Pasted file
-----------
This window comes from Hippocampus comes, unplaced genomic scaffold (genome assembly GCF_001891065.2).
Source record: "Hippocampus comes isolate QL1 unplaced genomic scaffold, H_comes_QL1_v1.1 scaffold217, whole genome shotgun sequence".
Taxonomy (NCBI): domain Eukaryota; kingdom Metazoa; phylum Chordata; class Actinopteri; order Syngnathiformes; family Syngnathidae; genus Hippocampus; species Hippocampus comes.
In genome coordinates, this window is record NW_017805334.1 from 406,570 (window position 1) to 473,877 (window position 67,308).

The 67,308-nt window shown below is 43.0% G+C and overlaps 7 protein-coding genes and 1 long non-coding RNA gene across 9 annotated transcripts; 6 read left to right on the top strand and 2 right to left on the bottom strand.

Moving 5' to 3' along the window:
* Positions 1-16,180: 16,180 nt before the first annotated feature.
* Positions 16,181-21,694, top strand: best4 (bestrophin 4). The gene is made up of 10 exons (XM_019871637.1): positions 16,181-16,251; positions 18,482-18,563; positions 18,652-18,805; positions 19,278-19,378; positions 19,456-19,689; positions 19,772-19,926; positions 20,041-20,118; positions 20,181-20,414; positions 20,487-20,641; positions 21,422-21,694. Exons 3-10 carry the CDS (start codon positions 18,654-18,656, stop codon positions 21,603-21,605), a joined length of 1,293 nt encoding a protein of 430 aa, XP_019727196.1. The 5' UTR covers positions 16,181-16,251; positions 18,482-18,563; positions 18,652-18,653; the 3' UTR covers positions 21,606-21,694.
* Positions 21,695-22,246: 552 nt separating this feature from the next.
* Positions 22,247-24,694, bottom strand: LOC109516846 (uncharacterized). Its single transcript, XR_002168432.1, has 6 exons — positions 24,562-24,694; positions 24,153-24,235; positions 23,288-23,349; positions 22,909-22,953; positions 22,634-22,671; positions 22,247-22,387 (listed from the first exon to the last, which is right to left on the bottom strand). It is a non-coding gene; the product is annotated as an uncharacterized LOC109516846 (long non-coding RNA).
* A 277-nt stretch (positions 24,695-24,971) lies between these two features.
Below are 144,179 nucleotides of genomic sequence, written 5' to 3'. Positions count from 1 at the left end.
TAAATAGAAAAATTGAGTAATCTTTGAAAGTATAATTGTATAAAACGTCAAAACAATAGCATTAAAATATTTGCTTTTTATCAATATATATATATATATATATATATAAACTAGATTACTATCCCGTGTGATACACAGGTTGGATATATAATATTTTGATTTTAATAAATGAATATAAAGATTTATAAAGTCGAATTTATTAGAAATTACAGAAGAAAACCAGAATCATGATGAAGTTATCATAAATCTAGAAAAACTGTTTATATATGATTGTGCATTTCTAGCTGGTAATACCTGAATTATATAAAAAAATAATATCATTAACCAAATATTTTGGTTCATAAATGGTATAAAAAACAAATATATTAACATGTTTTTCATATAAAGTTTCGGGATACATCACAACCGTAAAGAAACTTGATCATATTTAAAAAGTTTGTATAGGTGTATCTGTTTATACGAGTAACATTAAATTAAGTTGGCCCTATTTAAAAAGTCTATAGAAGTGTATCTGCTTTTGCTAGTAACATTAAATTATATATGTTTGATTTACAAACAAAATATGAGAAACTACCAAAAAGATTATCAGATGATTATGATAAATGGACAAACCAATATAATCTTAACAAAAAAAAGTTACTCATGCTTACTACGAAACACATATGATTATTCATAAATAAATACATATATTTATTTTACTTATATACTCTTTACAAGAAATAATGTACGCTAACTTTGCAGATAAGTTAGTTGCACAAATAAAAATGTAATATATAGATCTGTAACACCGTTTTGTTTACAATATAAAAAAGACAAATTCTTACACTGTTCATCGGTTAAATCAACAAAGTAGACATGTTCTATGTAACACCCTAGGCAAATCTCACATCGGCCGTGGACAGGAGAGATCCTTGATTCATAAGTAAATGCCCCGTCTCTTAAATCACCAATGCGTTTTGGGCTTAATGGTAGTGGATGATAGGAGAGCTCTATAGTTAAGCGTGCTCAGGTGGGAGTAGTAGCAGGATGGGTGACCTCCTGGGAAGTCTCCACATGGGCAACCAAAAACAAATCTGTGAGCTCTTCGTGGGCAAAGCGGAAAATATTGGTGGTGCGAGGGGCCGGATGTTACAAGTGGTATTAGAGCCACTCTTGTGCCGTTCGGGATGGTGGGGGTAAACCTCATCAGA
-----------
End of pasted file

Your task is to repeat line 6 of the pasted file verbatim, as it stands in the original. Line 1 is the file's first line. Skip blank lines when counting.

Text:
Moving 5' to 3' along the window: